In order to find boundaries, we must establish a point beyond which nothing more can be seen, realised or achieved. Naturally, these points are not fixed, and are subject to change, based on the discovery of new information which may have a greater or lesser impact on that which we have already studied.

This idea is explored by Maria Pereira in her article; My Reflective Practice as Research, in which she uses the terms Framing and Re-Framing to characterise this same process.

I began to learn the keyed trumpet simply by playing, deciding first to work out how to play scales, writing down the fingerings for each note as I found them. Finding the notes themselves was a case of experimenting and opening various keys until the note I was looking for appeared. As I worked through the scales, I noticed that some notes could be played with alternate fingerings and that there was usually an optimum fingering for a specific note, even if there were several combinations. Sound and intonation of the particular scale were important factors in deciding which fingering to use, although I tried to write down all of the combinations I found.

Once I had written down a few scales I could begin to guess the notes for other scales and then try the fingerings out. To complete this stage, I wrote down a chromatic scale and filled in the fingerings before playing it through to check if they were all correct. This scale would provide me with a reference for learning the repertoire.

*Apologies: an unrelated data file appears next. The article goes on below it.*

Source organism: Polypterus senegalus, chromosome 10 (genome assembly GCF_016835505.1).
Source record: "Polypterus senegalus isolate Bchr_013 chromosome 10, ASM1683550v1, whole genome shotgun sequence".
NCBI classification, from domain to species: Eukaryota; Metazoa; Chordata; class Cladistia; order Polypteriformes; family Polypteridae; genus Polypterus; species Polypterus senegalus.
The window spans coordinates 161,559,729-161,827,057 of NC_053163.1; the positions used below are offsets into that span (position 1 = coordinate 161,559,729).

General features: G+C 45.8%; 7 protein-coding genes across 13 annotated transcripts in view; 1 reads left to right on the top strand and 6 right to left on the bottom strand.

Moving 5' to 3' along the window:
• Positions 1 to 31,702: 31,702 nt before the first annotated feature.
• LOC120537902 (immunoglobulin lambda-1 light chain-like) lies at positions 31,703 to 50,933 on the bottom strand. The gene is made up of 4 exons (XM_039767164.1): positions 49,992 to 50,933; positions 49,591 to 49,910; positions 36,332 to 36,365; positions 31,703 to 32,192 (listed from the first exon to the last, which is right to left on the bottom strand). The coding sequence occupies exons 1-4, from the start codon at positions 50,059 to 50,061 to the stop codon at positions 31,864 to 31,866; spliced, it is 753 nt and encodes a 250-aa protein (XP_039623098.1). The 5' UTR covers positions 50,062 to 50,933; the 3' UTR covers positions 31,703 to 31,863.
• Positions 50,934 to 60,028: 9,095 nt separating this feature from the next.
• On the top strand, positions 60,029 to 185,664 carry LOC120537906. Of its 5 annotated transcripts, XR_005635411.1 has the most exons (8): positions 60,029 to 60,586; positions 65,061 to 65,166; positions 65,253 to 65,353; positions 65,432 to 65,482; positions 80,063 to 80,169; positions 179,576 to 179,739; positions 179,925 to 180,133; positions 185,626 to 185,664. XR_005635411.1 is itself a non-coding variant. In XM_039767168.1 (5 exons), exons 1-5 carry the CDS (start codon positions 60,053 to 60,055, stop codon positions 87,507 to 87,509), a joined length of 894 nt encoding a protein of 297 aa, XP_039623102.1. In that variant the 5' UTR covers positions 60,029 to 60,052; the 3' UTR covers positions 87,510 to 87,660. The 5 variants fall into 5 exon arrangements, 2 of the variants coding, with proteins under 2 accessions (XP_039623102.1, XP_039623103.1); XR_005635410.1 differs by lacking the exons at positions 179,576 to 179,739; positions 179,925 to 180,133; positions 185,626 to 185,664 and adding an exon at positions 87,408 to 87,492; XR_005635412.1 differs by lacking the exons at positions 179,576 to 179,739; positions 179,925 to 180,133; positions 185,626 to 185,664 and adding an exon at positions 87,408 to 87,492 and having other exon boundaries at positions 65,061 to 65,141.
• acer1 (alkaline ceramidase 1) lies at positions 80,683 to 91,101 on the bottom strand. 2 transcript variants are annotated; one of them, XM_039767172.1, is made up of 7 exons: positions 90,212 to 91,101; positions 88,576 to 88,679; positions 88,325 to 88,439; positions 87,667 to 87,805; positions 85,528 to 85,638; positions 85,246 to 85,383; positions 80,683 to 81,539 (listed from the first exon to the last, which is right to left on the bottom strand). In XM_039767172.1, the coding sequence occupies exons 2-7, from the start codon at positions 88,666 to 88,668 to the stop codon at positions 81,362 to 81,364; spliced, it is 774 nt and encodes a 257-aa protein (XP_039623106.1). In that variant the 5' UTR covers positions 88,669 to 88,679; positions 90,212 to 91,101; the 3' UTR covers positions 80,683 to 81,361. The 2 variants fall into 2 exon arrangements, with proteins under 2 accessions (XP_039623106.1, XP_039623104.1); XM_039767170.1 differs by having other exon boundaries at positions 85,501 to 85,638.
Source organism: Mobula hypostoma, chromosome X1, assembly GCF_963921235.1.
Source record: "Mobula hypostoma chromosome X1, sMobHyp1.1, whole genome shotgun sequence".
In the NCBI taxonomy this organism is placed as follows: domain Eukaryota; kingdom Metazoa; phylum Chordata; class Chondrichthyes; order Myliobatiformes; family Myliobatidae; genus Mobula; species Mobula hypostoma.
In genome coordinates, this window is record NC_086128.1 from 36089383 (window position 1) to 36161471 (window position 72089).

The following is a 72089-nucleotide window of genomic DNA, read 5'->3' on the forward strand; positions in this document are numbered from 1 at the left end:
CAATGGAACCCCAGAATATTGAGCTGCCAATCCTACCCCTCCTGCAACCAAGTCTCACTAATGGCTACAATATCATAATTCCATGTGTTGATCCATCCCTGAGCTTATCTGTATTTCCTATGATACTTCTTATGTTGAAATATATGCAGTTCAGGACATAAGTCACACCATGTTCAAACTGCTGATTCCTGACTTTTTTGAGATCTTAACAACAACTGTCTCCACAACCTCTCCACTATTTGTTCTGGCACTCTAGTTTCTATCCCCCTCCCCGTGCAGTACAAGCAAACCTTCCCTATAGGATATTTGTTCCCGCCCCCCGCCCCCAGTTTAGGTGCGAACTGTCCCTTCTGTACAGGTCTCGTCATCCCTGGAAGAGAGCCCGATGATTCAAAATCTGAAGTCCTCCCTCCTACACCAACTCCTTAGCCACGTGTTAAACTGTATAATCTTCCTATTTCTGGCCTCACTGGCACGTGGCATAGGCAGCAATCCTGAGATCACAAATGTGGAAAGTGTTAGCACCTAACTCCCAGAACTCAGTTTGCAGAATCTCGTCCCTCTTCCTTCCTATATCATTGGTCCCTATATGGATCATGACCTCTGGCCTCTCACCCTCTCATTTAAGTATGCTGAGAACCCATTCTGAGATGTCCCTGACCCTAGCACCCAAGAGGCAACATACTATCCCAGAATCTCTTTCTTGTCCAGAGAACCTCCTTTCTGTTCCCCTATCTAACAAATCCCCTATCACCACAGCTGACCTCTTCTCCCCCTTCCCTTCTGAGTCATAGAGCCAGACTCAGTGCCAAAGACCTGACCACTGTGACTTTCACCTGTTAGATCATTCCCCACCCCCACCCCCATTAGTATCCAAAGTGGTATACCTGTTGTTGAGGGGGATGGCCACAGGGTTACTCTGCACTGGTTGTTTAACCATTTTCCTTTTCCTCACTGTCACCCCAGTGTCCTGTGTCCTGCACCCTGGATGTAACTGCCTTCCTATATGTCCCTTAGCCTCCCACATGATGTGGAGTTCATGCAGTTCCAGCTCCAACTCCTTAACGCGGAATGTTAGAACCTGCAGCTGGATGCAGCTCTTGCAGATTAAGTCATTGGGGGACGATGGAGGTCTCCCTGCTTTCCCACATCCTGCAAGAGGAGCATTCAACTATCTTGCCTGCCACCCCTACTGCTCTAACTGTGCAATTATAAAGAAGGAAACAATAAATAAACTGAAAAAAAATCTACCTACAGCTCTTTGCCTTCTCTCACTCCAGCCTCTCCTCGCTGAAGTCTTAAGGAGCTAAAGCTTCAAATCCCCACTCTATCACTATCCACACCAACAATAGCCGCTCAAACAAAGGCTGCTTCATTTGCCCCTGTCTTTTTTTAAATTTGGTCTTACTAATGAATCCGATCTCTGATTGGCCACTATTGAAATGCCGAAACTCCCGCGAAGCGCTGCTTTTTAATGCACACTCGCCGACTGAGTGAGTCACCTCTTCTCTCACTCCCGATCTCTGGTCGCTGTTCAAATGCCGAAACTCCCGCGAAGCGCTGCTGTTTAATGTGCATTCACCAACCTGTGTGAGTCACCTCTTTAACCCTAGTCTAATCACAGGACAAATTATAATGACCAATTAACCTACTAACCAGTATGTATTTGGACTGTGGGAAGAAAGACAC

Listen to the scales

Download the fingering charts

It is difficult to measure the extent to which my knowledge of the modern trumpet effects my playing of the keyed trumpet. The instruments are naturally related and the process of playing them is practically the same. My sense of pitch and what a given note should sound like are probably the most effected by my modern playing, although developing an awareness of how the instrument ‘wants to be played’ has greatly influenced my approach.

Are there characteristics of the instrument itself that imply certain artistic choices?
       Speed of movements
       Ornaments available (upper note/on the note trills etc)
       Sound (loud vs soft playing)
       Precision of attack

As I have become more focused on playing the instrument, I have been able to experience and accustom myself to physical and acoustical characteristics that have shaped the way I approach playing the trumpet.